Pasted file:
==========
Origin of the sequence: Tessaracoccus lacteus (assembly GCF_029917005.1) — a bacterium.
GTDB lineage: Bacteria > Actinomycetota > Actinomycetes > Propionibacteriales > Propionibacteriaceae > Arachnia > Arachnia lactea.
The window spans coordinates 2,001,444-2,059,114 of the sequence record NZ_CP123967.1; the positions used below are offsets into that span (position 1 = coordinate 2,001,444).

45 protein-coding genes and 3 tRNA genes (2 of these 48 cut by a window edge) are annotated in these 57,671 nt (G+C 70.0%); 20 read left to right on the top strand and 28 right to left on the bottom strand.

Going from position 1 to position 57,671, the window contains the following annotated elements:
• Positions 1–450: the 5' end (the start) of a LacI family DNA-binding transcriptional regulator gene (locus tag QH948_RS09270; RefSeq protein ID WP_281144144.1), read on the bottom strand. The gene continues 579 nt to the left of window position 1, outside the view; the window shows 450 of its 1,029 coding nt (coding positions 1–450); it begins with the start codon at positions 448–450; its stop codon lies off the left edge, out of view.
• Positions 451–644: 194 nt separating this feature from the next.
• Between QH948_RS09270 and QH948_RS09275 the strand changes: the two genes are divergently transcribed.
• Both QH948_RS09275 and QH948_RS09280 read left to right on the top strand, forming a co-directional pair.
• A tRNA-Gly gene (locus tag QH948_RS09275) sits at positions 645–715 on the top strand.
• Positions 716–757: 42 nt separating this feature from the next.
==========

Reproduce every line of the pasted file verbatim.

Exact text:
Origin of the sequence: Tessaracoccus lacteus (assembly GCF_029917005.1) — a bacterium.
GTDB lineage: Bacteria > Actinomycetota > Actinomycetes > Propionibacteriales > Propionibacteriaceae > Arachnia > Arachnia lactea.
The window spans coordinates 2,001,444-2,059,114 of the sequence record NZ_CP123967.1; the positions used below are offsets into that span (position 1 = coordinate 2,001,444).

45 protein-coding genes and 3 tRNA genes (2 of these 48 cut by a window edge) are annotated in these 57,671 nt (G+C 70.0%); 20 read left to right on the top strand and 28 right to left on the bottom strand.

Going from position 1 to position 57,671, the window contains the following annotated elements:
• Positions 1–450: the 5' end (the start) of a LacI family DNA-binding transcriptional regulator gene (locus tag QH948_RS09270; RefSeq protein ID WP_281144144.1), read on the bottom strand. The gene continues 579 nt to the left of window position 1, outside the view; the window shows 450 of its 1,029 coding nt (coding positions 1–450); it begins with the start codon at positions 448–450; its stop codon lies off the left edge, out of view.
• Positions 451–644: 194 nt separating this feature from the next.
• Between QH948_RS09270 and QH948_RS09275 the strand changes: the two genes are divergently transcribed.
• Both QH948_RS09275 and QH948_RS09280 read left to right on the top strand, forming a co-directional pair.
• A tRNA-Gly gene (locus tag QH948_RS09275) sits at positions 645–715 on the top strand.
• Positions 716–757: 42 nt separating this feature from the next.